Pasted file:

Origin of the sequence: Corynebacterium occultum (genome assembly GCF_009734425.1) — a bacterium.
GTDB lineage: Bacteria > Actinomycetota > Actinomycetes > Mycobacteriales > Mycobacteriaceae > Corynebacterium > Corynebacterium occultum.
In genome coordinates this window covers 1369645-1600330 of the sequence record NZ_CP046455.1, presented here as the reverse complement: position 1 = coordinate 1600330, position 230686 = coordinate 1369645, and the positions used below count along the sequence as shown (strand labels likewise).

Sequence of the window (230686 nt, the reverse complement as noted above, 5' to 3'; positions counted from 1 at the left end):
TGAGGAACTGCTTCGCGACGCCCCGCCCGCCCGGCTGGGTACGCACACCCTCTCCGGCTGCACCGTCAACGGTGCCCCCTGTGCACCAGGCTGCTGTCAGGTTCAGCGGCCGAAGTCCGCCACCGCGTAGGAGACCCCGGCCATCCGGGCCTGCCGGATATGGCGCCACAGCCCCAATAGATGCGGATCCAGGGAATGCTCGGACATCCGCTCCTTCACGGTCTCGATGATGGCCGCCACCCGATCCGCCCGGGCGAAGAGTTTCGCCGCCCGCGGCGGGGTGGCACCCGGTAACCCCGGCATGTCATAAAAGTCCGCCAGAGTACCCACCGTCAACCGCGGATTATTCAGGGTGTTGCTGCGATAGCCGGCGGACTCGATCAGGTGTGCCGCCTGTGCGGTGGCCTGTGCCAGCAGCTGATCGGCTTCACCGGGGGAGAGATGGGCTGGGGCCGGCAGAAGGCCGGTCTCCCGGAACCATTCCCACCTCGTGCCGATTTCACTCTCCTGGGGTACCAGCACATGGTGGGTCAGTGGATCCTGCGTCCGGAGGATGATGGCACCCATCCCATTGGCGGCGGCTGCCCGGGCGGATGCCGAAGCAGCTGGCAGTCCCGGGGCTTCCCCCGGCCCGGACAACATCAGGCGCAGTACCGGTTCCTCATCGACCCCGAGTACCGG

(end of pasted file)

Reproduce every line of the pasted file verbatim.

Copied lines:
Origin of the sequence: Corynebacterium occultum (genome assembly GCF_009734425.1) — a bacterium.
GTDB lineage: Bacteria > Actinomycetota > Actinomycetes > Mycobacteriales > Mycobacteriaceae > Corynebacterium > Corynebacterium occultum.
In genome coordinates this window covers 1369645-1600330 of the sequence record NZ_CP046455.1, presented here as the reverse complement: position 1 = coordinate 1600330, position 230686 = coordinate 1369645, and the positions used below count along the sequence as shown (strand labels likewise).

Sequence of the window (230686 nt, the reverse complement as noted above, 5' to 3'; positions counted from 1 at the left end):
TGAGGAACTGCTTCGCGACGCCCCGCCCGCCCGGCTGGGTACGCACACCCTCTCCGGCTGCACCGTCAACGGTGCCCCCTGTGCACCAGGCTGCTGTCAGGTTCAGCGGCCGAAGTCCGCCACCGCGTAGGAGACCCCGGCCATCCGGGCCTGCCGGATATGGCGCCACAGCCCCAATAGATGCGGATCCAGGGAATGCTCGGACATCCGCTCCTTCACGGTCTCGATGATGGCCGCCACCCGATCCGCCCGGGCGAAGAGTTTCGCCGCCCGCGGCGGGGTGGCACCCGGTAACCCCGGCATGTCATAAAAGTCCGCCAGAGTACCCACCGTCAACCGCGGATTATTCAGGGTGTTGCTGCGATAGCCGGCGGACTCGATCAGGTGTGCCGCCTGTGCGGTGGCCTGTGCCAGCAGCTGATCGGCTTCACCGGGGGAGAGATGGGCTGGGGCCGGCAGAAGGCCGGTCTCCCGGAACCATTCCCACCTCGTGCCGATTTCACTCTCCTGGGGTACCAGCACATGGTGGGTCAGTGGATCCTGCGTCCGGAGGATGATGGCACCCATCCCATTGGCGGCGGCTGCCCGGGCGGATGCCGAAGCAGCTGGCAGTCCCGGGGCTTCCCCCGGCCCGGACAACATCAGGCGCAGTACCGGTTCCTCATCGACCCCGAGTACCGG